India’s first urban biodiversity heritage site – A ray of hope

From EarthaMag: India recently conferred biodiversity heritage status on the Ameenpur Lake on the fringes of Hyderabad. Other sites across the country also received this distinction. But what sets Ameenpur Lake apart is that the tag is the first of its kind in the country for a water body, and the first in an urban environment.

Sabarmati riverfront, inland waterways, Mahanadi dispute, are all newer forms of onslaught on rivers

From Counterview.org: The Sabarmati River Front has been in the news lately as a model of “river beautification”. When in reality, it is a dead river, filled with effluents and sewage. It was “rejuvenated” with Narmada water, which came at a great cost of the displacement of lakhs of people and destruction of the environment.

Independence of the National Green Tribunal under threat

News Click reports: The Ministry of Environment plans to amend the National Green Tribunal Act, which was passed during the UPA regime as part of India’s commitment under the Rio Declaration. The move will result in a dilution of the powers of the body, widely regarded as the most effective environmental court in the world.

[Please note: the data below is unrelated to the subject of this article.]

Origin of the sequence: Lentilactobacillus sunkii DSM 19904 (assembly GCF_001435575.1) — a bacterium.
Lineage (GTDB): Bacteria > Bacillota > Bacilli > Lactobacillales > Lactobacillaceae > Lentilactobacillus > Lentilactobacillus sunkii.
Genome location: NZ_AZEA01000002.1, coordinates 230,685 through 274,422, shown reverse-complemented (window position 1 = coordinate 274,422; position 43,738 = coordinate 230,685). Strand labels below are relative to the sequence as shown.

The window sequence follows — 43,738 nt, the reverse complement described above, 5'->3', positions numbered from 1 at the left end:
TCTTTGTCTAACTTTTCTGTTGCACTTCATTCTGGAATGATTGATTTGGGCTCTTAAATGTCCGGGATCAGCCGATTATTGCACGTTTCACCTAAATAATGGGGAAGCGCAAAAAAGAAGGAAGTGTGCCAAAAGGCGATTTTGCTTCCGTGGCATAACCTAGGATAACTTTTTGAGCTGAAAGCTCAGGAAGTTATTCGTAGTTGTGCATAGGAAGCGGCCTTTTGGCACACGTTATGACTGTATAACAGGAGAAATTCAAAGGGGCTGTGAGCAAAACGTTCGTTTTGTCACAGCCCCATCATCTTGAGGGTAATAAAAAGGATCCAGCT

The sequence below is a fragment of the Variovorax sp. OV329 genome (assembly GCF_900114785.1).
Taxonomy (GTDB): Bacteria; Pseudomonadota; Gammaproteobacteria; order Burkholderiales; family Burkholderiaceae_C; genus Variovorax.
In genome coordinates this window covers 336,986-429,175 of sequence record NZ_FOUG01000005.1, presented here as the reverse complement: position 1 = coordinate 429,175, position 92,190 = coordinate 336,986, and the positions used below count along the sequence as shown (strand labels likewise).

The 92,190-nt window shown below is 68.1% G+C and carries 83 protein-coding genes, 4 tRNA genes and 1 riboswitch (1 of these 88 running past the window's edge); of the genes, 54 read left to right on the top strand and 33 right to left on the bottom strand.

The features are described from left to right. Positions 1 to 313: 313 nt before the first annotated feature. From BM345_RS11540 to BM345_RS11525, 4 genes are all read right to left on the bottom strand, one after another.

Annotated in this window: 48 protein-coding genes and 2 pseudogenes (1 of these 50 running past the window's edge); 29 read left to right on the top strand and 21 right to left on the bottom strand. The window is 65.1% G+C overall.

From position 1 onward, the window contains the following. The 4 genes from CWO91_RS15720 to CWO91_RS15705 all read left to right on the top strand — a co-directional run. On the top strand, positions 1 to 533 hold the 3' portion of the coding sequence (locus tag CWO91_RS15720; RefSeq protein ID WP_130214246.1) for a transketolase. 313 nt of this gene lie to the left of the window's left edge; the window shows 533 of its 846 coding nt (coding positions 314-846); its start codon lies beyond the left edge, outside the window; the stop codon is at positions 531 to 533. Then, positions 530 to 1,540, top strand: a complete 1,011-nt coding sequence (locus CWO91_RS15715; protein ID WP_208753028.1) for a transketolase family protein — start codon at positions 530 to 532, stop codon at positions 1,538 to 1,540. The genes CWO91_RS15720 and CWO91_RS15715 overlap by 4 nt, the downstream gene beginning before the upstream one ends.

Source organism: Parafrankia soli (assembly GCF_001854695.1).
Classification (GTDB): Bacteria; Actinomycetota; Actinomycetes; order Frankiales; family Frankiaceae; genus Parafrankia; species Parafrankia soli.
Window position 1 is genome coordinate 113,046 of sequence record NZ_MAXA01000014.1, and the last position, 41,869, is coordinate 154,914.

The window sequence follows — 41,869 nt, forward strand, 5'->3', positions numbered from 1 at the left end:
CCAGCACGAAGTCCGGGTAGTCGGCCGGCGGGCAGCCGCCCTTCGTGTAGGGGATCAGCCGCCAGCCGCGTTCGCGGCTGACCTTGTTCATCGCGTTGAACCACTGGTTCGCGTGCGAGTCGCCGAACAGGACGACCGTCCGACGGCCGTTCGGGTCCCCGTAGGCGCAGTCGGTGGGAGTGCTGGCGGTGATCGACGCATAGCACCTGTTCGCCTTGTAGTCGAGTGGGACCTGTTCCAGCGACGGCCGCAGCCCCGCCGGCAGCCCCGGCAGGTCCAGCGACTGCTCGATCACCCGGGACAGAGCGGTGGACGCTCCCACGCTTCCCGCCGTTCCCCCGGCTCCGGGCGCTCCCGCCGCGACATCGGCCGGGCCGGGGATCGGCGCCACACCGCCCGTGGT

How the disastrous Ken-Betwa link project endangers India’s tigers, rivers and mountains

Ken-Betwa river-linking project, if realised, will destroy livelihoods and ecology, including a portion of the Panna Tiger Reserve. Curiously enough, ground reports show that farmers in the project area are themselves not keen on it. Also included is a documentary, ‘Links of a Broken Chain’, as well as a detailed technical analysis of the project.